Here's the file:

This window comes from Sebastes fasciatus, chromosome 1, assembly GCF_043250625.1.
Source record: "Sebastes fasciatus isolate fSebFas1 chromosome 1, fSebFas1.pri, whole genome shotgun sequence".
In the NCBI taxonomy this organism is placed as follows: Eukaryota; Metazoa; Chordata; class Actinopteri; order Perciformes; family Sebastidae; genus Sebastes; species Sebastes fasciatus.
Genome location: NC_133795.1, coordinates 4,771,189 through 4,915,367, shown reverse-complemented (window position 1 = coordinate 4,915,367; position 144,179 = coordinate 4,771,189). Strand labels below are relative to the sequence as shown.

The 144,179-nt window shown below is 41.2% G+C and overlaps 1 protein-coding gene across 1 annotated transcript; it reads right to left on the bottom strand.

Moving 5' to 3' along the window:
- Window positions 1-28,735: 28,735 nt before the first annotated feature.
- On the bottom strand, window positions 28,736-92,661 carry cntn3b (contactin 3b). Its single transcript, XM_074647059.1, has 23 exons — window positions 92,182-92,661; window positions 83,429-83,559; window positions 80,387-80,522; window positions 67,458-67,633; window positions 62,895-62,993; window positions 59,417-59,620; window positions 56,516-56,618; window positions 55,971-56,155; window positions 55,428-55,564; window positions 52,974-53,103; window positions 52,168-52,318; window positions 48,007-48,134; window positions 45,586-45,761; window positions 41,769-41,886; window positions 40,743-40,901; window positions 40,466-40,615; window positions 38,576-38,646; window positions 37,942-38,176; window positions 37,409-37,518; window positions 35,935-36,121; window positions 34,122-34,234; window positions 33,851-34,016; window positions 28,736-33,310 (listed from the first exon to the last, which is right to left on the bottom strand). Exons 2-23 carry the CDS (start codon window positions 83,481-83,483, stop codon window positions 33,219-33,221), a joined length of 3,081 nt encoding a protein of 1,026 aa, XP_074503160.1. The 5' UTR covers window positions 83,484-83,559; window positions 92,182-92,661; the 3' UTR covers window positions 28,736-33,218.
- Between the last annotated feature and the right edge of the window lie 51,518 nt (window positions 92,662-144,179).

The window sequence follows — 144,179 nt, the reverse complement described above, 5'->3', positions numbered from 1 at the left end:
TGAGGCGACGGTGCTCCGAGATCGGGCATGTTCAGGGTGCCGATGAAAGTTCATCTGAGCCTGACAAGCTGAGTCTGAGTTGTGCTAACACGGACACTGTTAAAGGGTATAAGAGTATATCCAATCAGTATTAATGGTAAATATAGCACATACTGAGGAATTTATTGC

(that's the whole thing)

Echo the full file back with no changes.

This window comes from Sebastes fasciatus, chromosome 1, assembly GCF_043250625.1.
Source record: "Sebastes fasciatus isolate fSebFas1 chromosome 1, fSebFas1.pri, whole genome shotgun sequence".
In the NCBI taxonomy this organism is placed as follows: Eukaryota; Metazoa; Chordata; class Actinopteri; order Perciformes; family Sebastidae; genus Sebastes; species Sebastes fasciatus.
Genome location: NC_133795.1, coordinates 4,771,189 through 4,915,367, shown reverse-complemented (window position 1 = coordinate 4,915,367; position 144,179 = coordinate 4,771,189). Strand labels below are relative to the sequence as shown.

The 144,179-nt window shown below is 41.2% G+C and overlaps 1 protein-coding gene across 1 annotated transcript; it reads right to left on the bottom strand.

Moving 5' to 3' along the window:
- Window positions 1-28,735: 28,735 nt before the first annotated feature.
- On the bottom strand, window positions 28,736-92,661 carry cntn3b (contactin 3b). Its single transcript, XM_074647059.1, has 23 exons — window positions 92,182-92,661; window positions 83,429-83,559; window positions 80,387-80,522; window positions 67,458-67,633; window positions 62,895-62,993; window positions 59,417-59,620; window positions 56,516-56,618; window positions 55,971-56,155; window positions 55,428-55,564; window positions 52,974-53,103; window positions 52,168-52,318; window positions 48,007-48,134; window positions 45,586-45,761; window positions 41,769-41,886; window positions 40,743-40,901; window positions 40,466-40,615; window positions 38,576-38,646; window positions 37,942-38,176; window positions 37,409-37,518; window positions 35,935-36,121; window positions 34,122-34,234; window positions 33,851-34,016; window positions 28,736-33,310 (listed from the first exon to the last, which is right to left on the bottom strand). Exons 2-23 carry the CDS (start codon window positions 83,481-83,483, stop codon window positions 33,219-33,221), a joined length of 3,081 nt encoding a protein of 1,026 aa, XP_074503160.1. The 5' UTR covers window positions 83,484-83,559; window positions 92,182-92,661; the 3' UTR covers window positions 28,736-33,218.
- Between the last annotated feature and the right edge of the window lie 51,518 nt (window positions 92,662-144,179).

The window sequence follows — 144,179 nt, the reverse complement described above, 5'->3', positions numbered from 1 at the left end:
TGAGGCGACGGTGCTCCGAGATCGGGCATGTTCAGGGTGCCGATGAAAGTTCATCTGAGCCTGACAAGCTGAGTCTGAGTTGTGCTAACACGGACACTGTTAAAGGGTATAAGAGTATATCCAATCAGTATTAATGGTAAATATAGCACATACTGAGGAATTTATTGC